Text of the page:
Jewellery that’s handcrafted, sustainable and experimental from a brand whose founders happen to be Asian – but don’t flaunt it

Asian designers are fast gaining ground in the fashion capitals of the West. While many boast their Asian-ness loudly and proudly as part of their brand identity, others remain ethnically ambiguous and reference it in more nuanced ways.

This does not mean they hide it – they are simply not defined by it. This makes it a particularly pleasant surprise when their backgrounds are revealed.

London-based jewellery brand Sweetlimejuice (SLJ) is a prime example of this. The label, founded in 2019, has gained wide recognition and is stocked in stores from London and Milan to Tokyo and Seoul.

This success did not come from intentionally making Asian-inspired jewellery – SLJ’s avant-garde, gender-fluid aesthetic comes from experimental practice.
A look from Sweetlimejuice’s autumn/winter 2022 presentation for Paris Fashion Week. Photo: Sweetlimejuice

“Let’s say you have a really sour glass of lime juice. Give it a little sweetness, and it becomes something quite refreshing. It’s how the name Sweetlimejuice was born,” co-founder and creative director Simpson Ma Siu-hang tells the Post.

“The concept is to create something new, something that isn’t quite there yet, with our fresh touch.” What the brand aims to portray, Ma says, is something bold that is still accessible to a broader audience.

A model wears Sweetlimejuice’s “Kamon” necklace inspired by Japanese family crests. Photo: Sweetlimejuice

Two years before the founding of SLJ, Ma was in his final year of studying jewellery design at London College of Fashion. It was there that he came across the technique of covering objects with different materials.

Ma wore a lot of denim at the time, especially in the workshop. This largely practical decision – he wore it because it was durable – turned out to be a serendipitous one.

“I was working on a Swarovski project about upcycling and I tried to wrap the gemstones with denim. [This] happy accident led to what we now call the ‘stone-swaddling’ method,” says Ma, who scooped the Swarovski Innovator prize in 2017.
Pieces from Sweetlimejuice’s autumn/winter 2022 campaign. Photo: Sweetlimejuice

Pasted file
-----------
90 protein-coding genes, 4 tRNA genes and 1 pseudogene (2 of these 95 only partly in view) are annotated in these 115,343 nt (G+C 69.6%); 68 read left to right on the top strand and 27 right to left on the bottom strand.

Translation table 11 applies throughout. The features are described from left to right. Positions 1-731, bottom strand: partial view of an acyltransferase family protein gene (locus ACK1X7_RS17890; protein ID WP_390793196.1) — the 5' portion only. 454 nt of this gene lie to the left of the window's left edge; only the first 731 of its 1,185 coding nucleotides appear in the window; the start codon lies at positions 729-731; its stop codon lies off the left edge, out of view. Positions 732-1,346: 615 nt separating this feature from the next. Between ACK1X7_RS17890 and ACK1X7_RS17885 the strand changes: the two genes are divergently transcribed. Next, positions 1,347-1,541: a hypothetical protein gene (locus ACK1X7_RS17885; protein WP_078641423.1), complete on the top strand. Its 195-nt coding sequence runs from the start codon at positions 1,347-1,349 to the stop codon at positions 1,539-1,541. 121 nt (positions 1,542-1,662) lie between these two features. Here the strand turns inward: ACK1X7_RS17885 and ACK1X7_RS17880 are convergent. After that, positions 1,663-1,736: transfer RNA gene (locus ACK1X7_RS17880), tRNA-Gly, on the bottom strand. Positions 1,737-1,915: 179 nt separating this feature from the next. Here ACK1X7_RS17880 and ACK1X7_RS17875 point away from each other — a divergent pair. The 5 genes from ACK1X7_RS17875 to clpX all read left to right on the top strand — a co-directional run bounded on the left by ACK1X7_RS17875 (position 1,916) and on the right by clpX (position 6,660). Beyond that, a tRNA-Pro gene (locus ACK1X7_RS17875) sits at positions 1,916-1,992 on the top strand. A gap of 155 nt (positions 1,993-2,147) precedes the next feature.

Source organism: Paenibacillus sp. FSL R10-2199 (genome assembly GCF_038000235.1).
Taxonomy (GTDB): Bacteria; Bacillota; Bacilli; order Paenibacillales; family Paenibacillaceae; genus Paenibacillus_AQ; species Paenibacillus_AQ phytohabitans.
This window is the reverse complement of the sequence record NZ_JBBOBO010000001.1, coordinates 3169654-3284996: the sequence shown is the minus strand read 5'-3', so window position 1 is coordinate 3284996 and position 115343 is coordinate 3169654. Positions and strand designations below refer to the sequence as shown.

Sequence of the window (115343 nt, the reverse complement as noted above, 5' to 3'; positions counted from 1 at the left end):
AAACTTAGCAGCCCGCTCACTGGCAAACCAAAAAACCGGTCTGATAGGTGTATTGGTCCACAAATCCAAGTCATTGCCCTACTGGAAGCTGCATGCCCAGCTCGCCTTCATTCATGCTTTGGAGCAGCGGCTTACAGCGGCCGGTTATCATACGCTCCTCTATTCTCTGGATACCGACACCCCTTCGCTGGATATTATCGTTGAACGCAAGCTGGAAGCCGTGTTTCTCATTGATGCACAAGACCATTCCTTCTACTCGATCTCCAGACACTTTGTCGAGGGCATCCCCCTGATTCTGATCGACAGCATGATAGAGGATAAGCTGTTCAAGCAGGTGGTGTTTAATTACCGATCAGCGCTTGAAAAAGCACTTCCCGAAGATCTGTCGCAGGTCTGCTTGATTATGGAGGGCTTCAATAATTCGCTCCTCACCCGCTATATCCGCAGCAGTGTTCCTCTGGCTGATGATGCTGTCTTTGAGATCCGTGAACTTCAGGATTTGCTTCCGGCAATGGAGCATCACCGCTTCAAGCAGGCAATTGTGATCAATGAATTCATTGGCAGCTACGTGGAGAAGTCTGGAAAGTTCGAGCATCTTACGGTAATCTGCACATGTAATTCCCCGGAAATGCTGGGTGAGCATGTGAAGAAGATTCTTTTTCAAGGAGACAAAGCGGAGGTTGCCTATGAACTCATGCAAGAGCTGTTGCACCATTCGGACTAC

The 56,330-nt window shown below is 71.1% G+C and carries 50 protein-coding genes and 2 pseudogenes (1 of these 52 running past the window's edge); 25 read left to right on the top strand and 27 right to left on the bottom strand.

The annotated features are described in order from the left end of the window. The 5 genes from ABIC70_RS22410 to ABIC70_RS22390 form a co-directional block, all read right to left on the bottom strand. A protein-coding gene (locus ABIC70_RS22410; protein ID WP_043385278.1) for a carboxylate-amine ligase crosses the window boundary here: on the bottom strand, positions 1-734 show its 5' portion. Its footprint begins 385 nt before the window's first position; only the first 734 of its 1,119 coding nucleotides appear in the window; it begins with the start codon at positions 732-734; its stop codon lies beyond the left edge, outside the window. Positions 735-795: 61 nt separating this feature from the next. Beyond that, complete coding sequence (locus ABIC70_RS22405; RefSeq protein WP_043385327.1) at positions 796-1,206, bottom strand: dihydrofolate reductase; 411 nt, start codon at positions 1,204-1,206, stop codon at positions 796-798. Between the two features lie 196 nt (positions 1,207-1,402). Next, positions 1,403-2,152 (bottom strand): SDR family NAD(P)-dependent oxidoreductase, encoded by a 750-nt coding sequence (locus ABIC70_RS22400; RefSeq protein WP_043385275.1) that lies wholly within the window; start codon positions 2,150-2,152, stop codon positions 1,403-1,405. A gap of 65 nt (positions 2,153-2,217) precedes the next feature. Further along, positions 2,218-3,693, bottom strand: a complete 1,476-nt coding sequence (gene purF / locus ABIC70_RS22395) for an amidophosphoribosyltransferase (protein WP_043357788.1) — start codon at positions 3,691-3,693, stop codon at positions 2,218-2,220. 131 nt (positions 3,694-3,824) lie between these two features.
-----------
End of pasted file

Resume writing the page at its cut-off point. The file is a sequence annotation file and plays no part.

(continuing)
Denim-wrapped gemstones are now a staple in the SLJ wheelhouse, which works out of a studio in East London and employs a sustainable practice that prioritises the use of ethically sourced – often lab-grown – gemstones and recycled metals.

“Every single piece is handcrafted and has unique hand-stitch and fraying details,” Ma says, adding that people find the designs intriguing as they are not familiar with the fusion of textiles and gemstones.

“It is a high-cost and time-consuming production process, but we enjoy crafting pieces that people wear close to their bodies,” he says.

The “Zong” necklace from Sweetlimejuice’s latest collection. The name of the pendant takes inspiration from the Chinese rice dumpling. Photo: Sweetlimejuice

SLJ has launched a “Zong” pendant as the hero piece of its latest collection. Evolved from the brand’s signature stone-swaddling method of setting gems, the “Zong” design uses 3D printing to wrap the gemstone with metal, creating “a skin or a protective shell” which mimics the texture and fraying of denim.

Jovy Hon Jo-yin, SLJ’s co-founder and brand director, came up with the name. She explains: “The process of ‘wrapping’ the gemstone is kind of like the way we make Chinese rice dumplings [zong in Mandarin Chinese].

“I’d say 50 per cent of what we do is inspired by our East Asian heritage, whether consciously or unconsciously. Be it research or something else, it naturally flows out as a part of our identity.”

An “Eryn” ring, which took inspiration from the skeleton of the puffer fish to inspire sensuality. Photo: Sweetlimejuice

Although the co-founders have never felt the need to overemphasise their Hong Kong background, they do try to invite London-based Hong Kong talent to collaborate with them whenever the opportunity arises.

The make-up artist and some of the models in SLJ’s latest campaign are, for example, from Hong Kong or have roots in the city, and the shoot’s mood board was influenced by Hong Kong in the 1990s and the films of Wong Kar-wai.
“We prefer to gently suggest our Hong Kong heritage in the collections … our hometown has always been a very international place with many different influences,” says Hon.
Simpson Ma Siu-hang and Jovy Hon Jo-yin at Sweetlimejuice’s first presentation for Paris Fashion Week in 2022. Photo: Sweetlimejuice

Ma adds: “When people see SLJ, they may not have the immediate impression that we are from Hong Kong; but it’s all in the backstories of everything we do when you have a deeper understanding of our inspirations.”

SLJ’s fashion-forward designs have attracted the attention of Hong Kong’s fashion elite. Last year, the brand hosted its first Paris Fashion Week presentation as one of two Hong Kong brands sponsored and supported by the Hong Kong-based non-profit Fashion Farm Foundation.

Looking ahead, Hon and Ma say that SLJ plans to join the Shanghai Fashion Week season in October 2023 to reconnect with China after a long Covid-related pause. SLJ has created “Eryn”, a puffer-fish-skeleton-inspired line in an attempt to reconnect the wearer with their sense of touch.

Sweetlimejuice’s autumn/winter 2022 presentation for Paris Fashion Week. Photo: Sweetlimejuice

“We wanted to make something that is quite stimulating and almost ‘sensual’ with a strong presence on skin contact,” says Ma.

During this time, the brand also launched its “Kamon” style, inspired by Japanese family crests and the shape of the star anise plant.

“We cooked a lot during Covid, so I eventually incorporated it into the pieces’ sharp edges and streamlined curves. I guess this is kind of a ‘home inspiration’,” Ma quips.


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